I left the world of fundamental Christianity some time ago. Many, well, okay, most of the people I knew from that time in my life seem to assume that means I have either become an atheist (I have not), that I’ve gone right off the deep end (the jury’s still out), or that I have a demon (seriously-some have asked that in completely serious and genuinely concerned tones of voice).
I get it: from the outside looking in, many observing my life would find those conclusions logical. I have lost a lot, and many a thinly-veiled cautionary-tale sermon-illustration have been told based on observing my life from afar.
But, those assumptions are wrong. The folks making them are not bad, they’re just wrong.
Over the past couple years, I’ve gotten messages like this:
“You’re never going to be happy without the Lord in your life.” Um, yes I will. In fact, I am.
“You must never have been saved in the first place.” Either this is a way for this person to justify a belief in the doctrine of eternal security, or an accusation of the sincerity with which I believed as a child, which is when I became a Christian. It is highly offensive: it often is the depth of sincerity that drives a person to seriously examine their beliefs.
“Can I just show you a few scriptures to help you?” Not unless you want to field some unanswerable questions.
“If you just get back in church, you’ll be fine. You just need some good preaching and the fellowship of good Christian friends.” For many people, especially introverts, the manipulative facets of institutional worship drive them far from their faith.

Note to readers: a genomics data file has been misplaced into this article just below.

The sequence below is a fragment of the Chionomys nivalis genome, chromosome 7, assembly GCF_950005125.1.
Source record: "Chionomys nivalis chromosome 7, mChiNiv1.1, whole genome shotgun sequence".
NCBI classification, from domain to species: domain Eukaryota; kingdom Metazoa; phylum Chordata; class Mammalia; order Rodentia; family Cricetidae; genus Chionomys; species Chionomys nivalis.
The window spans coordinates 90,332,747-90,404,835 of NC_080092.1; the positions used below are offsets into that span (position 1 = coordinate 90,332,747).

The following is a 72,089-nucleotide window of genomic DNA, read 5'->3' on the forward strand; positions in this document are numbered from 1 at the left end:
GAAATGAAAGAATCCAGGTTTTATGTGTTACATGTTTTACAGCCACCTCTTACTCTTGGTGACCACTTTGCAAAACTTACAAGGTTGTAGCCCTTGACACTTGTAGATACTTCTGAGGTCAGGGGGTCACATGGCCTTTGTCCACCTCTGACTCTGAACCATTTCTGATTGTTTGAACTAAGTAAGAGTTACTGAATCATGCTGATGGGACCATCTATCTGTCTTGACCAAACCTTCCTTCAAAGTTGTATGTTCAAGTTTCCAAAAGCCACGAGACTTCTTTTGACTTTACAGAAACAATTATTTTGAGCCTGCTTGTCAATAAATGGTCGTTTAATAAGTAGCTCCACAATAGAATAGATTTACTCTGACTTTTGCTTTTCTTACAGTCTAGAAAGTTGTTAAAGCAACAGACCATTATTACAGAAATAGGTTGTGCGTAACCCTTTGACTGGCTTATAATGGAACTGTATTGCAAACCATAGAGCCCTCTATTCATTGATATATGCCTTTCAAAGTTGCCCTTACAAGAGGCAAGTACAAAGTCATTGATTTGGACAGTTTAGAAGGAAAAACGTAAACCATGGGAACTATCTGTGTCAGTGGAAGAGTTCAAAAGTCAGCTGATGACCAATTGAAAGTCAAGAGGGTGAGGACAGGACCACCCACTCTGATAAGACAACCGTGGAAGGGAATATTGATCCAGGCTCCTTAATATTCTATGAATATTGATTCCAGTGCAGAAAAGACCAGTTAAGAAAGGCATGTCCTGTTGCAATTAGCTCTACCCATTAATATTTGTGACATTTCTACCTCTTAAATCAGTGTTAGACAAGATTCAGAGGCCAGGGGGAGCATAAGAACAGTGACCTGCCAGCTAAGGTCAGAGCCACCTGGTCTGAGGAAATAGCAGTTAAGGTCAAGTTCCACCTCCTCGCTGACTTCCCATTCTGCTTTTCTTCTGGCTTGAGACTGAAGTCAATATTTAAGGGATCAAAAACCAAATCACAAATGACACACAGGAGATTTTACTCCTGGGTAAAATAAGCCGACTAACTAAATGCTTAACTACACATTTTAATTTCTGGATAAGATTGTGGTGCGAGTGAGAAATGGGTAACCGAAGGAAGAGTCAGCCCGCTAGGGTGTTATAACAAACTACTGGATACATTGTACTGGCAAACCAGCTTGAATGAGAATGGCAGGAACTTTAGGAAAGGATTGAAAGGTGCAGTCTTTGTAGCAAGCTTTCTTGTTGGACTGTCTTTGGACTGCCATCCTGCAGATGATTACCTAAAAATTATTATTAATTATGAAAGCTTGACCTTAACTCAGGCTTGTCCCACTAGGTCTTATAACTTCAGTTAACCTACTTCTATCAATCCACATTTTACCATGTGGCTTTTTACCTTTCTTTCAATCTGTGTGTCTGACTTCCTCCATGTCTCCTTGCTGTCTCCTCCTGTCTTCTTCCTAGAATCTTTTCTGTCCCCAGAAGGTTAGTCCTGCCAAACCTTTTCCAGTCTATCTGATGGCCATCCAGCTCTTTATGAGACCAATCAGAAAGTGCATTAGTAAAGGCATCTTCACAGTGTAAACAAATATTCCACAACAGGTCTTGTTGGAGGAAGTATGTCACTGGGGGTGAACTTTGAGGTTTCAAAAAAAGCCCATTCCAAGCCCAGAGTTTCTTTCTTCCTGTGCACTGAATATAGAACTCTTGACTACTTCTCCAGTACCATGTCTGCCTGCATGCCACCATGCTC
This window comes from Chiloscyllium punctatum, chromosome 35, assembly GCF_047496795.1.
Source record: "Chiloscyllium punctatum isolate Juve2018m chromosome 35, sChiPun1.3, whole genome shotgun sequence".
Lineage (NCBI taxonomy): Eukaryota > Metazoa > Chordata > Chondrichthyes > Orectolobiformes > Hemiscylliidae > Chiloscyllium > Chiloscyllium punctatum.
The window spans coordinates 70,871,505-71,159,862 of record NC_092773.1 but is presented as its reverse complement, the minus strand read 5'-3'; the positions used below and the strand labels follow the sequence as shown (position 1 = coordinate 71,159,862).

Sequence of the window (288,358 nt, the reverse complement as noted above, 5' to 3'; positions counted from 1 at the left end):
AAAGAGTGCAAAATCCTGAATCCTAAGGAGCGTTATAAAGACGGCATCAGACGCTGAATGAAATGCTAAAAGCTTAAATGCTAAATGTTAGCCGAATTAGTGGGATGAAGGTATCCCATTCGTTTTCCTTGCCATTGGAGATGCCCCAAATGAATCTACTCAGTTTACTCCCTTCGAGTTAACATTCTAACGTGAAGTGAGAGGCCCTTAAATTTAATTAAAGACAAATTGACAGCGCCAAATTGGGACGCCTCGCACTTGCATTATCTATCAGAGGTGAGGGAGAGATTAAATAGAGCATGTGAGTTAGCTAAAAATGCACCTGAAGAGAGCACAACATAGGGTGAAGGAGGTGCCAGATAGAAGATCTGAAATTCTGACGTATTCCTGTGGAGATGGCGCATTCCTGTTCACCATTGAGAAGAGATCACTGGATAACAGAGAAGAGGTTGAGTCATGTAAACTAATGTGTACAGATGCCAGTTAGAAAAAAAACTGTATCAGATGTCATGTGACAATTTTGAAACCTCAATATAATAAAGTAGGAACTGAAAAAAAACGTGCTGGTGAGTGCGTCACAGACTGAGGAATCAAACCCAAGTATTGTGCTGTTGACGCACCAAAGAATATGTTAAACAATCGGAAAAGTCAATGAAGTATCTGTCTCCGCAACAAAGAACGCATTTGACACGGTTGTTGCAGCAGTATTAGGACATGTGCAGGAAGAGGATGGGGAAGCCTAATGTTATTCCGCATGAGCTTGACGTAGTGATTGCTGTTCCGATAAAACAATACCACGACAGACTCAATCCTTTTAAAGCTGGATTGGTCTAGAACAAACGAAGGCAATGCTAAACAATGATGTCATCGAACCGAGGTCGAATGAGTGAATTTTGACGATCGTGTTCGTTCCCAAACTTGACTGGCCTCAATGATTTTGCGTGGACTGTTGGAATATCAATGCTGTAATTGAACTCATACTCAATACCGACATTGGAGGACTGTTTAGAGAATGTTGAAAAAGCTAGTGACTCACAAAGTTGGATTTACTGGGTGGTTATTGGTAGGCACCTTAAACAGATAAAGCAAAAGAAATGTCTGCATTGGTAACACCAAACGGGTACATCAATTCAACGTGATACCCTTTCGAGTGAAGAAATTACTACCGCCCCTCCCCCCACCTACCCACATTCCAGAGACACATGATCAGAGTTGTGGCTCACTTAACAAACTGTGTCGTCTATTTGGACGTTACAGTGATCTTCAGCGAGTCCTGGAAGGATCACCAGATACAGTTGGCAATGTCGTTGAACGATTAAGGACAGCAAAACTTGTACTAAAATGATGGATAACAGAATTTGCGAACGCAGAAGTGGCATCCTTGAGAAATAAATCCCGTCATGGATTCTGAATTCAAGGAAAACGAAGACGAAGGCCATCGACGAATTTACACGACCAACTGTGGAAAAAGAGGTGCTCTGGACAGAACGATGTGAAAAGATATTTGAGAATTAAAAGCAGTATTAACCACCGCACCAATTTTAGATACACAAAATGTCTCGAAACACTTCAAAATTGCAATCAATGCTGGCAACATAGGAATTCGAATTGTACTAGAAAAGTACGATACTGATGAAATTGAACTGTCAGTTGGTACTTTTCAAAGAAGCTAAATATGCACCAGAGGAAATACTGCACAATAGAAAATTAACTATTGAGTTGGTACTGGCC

“So, all of the things you did/said/sang/taught, was that all just lies?” This is a bit like asking a doctor who studied the prevention of infection during the 1800s if their belief in the effectiveness of using leaches and their actions toward their patients based on that belief, was all lies. Asking such a question is nearly the equivalent of a slap in the face.
“If you’re okay with not having the promise of heaven, are you okay with ending up in hell?” It’s not a question of “being okay with” a belief; it is a question of that belief’s validity.
In the interest of preventing others on both ends of such conversations further frustration, anger, and pain, I thought I’d post a few things people should consider when speaking to someone whose faith has undergone a major metamorphasis:
1. Understand that people who make serious changes to their belief system and worldview do not do so flippantly. These decisions are foundational, and most often are made very slowly, after much study and grief and pain, carefully and reluctantly, because the person making them anticipates the impending upheaval that will result.
In my case, the world of fundamentalism encompassed my entire life, spiritually, socially, educationally, and materially. My entire world was wrapped up in fundamentalism. (Note to reader: if you find yourself in such a place, where everyone you know and everything you’re involved in revolves around one organization or entity, be careful: they are controlling not only your entire life, but there is also a very high probability they are also controlling your mind.)
I knew honesty with myself would do irreparable damage to many of my relationships, because those relationships were based solely on a common belief system. And I was right: nearly all of them built in the church are simply over.
2. Understand that people who reject a belief system and a church are not automatically rejecting God. Oftentimes, they are actually moving closer toward God as they have come to understand Him. A faith that does not look like the one you practice is still a faith that deserves respect.